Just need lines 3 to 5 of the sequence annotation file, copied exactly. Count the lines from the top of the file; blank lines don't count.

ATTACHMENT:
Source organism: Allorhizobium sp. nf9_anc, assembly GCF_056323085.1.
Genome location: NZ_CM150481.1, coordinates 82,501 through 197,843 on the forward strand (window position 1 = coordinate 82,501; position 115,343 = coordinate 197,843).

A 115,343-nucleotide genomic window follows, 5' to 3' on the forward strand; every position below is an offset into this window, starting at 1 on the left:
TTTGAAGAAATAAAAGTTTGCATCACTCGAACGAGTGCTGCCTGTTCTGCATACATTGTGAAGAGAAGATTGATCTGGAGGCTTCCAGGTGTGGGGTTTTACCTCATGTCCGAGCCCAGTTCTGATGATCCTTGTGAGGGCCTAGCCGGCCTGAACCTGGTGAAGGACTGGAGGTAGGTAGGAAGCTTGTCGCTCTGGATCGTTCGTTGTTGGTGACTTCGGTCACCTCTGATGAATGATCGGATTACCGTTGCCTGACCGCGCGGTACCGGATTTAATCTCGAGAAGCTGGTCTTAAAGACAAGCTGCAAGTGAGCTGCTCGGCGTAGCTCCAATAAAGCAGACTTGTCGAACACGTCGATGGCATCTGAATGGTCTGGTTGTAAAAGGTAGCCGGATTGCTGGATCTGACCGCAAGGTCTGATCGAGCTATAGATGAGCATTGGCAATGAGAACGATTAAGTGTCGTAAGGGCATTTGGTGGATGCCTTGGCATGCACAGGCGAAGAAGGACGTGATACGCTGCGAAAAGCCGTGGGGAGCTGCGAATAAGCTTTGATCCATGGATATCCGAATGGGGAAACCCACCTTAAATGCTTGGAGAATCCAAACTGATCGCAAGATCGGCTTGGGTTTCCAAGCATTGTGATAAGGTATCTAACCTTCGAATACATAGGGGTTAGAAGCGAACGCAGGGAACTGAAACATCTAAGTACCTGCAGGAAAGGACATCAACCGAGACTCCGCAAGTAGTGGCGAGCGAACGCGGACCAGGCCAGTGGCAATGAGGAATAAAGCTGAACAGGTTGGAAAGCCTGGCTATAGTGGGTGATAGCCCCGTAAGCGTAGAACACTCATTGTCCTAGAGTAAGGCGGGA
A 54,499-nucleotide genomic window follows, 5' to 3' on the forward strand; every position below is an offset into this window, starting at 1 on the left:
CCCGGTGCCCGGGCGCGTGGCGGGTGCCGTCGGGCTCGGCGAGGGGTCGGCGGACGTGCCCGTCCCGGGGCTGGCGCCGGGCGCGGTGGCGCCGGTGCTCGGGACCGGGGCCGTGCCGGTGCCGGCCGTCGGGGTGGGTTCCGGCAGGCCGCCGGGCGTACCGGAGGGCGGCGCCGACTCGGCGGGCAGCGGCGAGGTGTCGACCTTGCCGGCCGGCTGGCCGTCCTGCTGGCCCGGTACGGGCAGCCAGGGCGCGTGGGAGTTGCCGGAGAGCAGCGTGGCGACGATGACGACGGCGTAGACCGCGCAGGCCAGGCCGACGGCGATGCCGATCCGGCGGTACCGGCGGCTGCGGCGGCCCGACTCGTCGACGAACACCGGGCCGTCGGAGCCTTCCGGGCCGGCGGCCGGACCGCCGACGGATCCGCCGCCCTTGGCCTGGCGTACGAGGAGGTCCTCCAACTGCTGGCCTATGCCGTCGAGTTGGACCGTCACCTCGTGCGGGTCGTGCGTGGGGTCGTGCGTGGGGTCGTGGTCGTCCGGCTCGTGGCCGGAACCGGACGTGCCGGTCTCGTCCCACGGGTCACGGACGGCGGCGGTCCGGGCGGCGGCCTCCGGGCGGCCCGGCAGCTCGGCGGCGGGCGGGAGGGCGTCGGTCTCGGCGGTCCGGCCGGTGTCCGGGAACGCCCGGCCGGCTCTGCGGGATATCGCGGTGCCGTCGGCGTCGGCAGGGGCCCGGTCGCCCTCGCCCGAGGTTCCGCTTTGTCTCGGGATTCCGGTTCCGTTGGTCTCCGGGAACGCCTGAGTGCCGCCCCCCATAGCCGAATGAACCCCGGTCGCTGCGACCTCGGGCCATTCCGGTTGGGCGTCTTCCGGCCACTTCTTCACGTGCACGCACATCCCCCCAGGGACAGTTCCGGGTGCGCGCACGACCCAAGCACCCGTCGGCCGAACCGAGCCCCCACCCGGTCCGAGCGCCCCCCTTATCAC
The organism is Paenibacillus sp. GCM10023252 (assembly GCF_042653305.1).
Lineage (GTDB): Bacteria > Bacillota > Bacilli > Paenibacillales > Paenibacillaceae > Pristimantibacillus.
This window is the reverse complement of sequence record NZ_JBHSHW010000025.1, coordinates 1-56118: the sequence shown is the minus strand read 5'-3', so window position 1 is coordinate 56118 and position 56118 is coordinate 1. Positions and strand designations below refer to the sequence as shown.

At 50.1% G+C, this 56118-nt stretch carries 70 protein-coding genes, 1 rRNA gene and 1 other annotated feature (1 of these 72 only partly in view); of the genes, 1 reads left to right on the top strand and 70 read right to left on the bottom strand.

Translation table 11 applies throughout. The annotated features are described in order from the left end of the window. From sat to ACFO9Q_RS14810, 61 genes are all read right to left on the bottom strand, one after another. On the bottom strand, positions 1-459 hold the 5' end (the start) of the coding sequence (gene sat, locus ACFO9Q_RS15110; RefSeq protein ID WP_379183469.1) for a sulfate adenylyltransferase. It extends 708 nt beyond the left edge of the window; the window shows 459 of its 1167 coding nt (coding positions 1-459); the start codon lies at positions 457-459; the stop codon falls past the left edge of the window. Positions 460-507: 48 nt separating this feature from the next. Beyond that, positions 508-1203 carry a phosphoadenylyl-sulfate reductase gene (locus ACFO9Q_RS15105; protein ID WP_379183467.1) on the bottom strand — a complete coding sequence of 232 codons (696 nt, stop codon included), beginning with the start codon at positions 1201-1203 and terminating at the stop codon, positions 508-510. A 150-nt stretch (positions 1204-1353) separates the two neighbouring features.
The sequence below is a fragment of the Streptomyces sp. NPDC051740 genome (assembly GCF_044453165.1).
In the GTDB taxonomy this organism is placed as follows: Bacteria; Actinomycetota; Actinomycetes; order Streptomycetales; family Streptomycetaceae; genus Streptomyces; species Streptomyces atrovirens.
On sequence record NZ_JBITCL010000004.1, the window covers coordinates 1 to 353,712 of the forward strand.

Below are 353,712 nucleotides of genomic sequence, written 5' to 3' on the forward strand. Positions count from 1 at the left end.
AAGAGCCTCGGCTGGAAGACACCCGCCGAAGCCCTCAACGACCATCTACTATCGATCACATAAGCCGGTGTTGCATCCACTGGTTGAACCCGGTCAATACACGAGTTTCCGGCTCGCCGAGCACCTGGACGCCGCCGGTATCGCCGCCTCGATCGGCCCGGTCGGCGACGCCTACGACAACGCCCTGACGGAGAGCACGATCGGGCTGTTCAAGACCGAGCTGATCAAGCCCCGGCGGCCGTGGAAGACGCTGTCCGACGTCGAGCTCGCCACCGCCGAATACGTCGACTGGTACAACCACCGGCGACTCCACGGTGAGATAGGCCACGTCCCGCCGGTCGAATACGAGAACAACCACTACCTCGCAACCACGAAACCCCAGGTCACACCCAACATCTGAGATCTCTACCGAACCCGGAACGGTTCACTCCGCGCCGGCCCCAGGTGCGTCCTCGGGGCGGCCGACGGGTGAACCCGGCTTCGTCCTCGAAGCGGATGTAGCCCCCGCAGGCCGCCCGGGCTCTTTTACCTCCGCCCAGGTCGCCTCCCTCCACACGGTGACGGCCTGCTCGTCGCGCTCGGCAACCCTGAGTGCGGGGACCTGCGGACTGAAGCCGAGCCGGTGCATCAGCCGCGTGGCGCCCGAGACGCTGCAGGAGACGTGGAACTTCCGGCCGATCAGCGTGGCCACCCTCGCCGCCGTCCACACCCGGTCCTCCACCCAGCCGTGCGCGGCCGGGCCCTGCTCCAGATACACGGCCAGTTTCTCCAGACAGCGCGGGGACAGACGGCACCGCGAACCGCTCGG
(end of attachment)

A 115,343-nucleotide genomic window follows, 5' to 3' on the forward strand; every position below is an offset into this window, starting at 1 on the left:
TTTGAAGAAATAAAAGTTTGCATCACTCGAACGAGTGCTGCCTGTTCTGCATACATTGTGAAGAGAAGATTGATCTGGAGGCTTCCAGGTGTGGGGTTTTACCTCATGTCCGAGCCCAGTTCTGATGATCCTTGTGAGGGCCTAGCCGGCCTGAACCTGGTGAAGGACTGGAGGTAGGTAGGAAGCTTGTCGCTCTGGATCGTTCGTTGTTGGTGACTTCGGTCACCTCTGATGAATGATCGGATTACCGTTGCCTGACCGCGCGGTACCGGATTTAATCTCGAGAAGCTGGTCTTAAAGACAAGCTGCAAGTGAGCTGCTCGGCGTAGCTCCAATAAAGCAGACTTGTCGAACACGTCGATGGCATCTGAATGGTCTGGTTGTAAAAGGTAGCCGGATTGCTGGATCTGACCGCAAGGTCTGATCGAGCTATAGATGAGCATTGGCAATGAGAACGATTAAGTGTCGTAAGGGCATTTGGTGGATGCCTTGGCATGCACAGGCGAAGAAGGACGTGATACGCTGCGAAAAGCCGTGGGGAGCTGCGAATAAGCTTTGATCCATGGATATCCGAATGGGGAAACCCACCTTAAATGCTTGGAGAATCCAAACTGATCGCAAGATCGGCTTGGGTTTCCAAGCATTGTGATAAGGTATCTAACCTTCGAATACATAGGGGTTAGAAGCGAACGCAGGGAACTGAAACATCTAAGTACCTGCAGGAAAGGACATCAACCGAGACTCCGCAAGTAGTGGCGAGCGAACGCGGACCAGGCCAGTGGCAATGAGGAATAAAGCTGAACAGGTTGGAAAGCCTGGCTATAGTGGGTGATAGCCCCGTAAGCGTAGAACACTCATTGTCCTAGAGTAAGGCGGGA
A 54,499-nucleotide genomic window follows, 5' to 3' on the forward strand; every position below is an offset into this window, starting at 1 on the left: